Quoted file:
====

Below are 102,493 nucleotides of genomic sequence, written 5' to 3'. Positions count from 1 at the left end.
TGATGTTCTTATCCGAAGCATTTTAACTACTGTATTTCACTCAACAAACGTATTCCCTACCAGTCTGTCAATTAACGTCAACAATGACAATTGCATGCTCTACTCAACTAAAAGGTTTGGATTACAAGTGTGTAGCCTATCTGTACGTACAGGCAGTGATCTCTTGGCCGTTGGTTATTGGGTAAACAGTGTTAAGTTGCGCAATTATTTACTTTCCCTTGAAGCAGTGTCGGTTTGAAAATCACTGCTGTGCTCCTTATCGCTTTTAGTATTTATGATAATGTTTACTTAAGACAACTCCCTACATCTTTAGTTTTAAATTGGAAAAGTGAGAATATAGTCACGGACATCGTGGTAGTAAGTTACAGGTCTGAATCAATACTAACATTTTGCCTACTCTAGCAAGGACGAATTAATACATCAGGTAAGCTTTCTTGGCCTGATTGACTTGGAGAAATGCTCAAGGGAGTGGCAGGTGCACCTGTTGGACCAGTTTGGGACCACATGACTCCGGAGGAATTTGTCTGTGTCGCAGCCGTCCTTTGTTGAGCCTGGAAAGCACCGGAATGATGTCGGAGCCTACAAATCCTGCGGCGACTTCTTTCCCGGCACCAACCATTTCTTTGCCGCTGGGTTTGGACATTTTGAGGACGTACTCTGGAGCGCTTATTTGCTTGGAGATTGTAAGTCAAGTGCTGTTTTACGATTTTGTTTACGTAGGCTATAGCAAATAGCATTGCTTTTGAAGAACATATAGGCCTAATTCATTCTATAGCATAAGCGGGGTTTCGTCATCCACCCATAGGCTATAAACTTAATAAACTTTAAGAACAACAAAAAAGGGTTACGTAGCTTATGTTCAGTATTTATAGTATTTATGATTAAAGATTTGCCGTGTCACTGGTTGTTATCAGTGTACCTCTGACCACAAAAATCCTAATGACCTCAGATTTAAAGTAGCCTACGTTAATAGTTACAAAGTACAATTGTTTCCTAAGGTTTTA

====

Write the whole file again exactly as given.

Below are 102,493 nucleotides of genomic sequence, written 5' to 3'. Positions count from 1 at the left end.
TGATGTTCTTATCCGAAGCATTTTAACTACTGTATTTCACTCAACAAACGTATTCCCTACCAGTCTGTCAATTAACGTCAACAATGACAATTGCATGCTCTACTCAACTAAAAGGTTTGGATTACAAGTGTGTAGCCTATCTGTACGTACAGGCAGTGATCTCTTGGCCGTTGGTTATTGGGTAAACAGTGTTAAGTTGCGCAATTATTTACTTTCCCTTGAAGCAGTGTCGGTTTGAAAATCACTGCTGTGCTCCTTATCGCTTTTAGTATTTATGATAATGTTTACTTAAGACAACTCCCTACATCTTTAGTTTTAAATTGGAAAAGTGAGAATATAGTCACGGACATCGTGGTAGTAAGTTACAGGTCTGAATCAATACTAACATTTTGCCTACTCTAGCAAGGACGAATTAATACATCAGGTAAGCTTTCTTGGCCTGATTGACTTGGAGAAATGCTCAAGGGAGTGGCAGGTGCACCTGTTGGACCAGTTTGGGACCACATGACTCCGGAGGAATTTGTCTGTGTCGCAGCCGTCCTTTGTTGAGCCTGGAAAGCACCGGAATGATGTCGGAGCCTACAAATCCTGCGGCGACTTCTTTCCCGGCACCAACCATTTCTTTGCCGCTGGGTTTGGACATTTTGAGGACGTACTCTGGAGCGCTTATTTGCTTGGAGATTGTAAGTCAAGTGCTGTTTTACGATTTTGTTTACGTAGGCTATAGCAAATAGCATTGCTTTTGAAGAACATATAGGCCTAATTCATTCTATAGCATAAGCGGGGTTTCGTCATCCACCCATAGGCTATAAACTTAATAAACTTTAAGAACAACAAAAAAGGGTTACGTAGCTTATGTTCAGTATTTATAGTATTTATGATTAAAGATTTGCCGTGTCACTGGTTGTTATCAGTGTACCTCTGACCACAAAAATCCTAATGACCTCAGATTTAAAGTAGCCTACGTTAATAGTTACAAAGTACAATTGTTTCCTAAGGTTTTA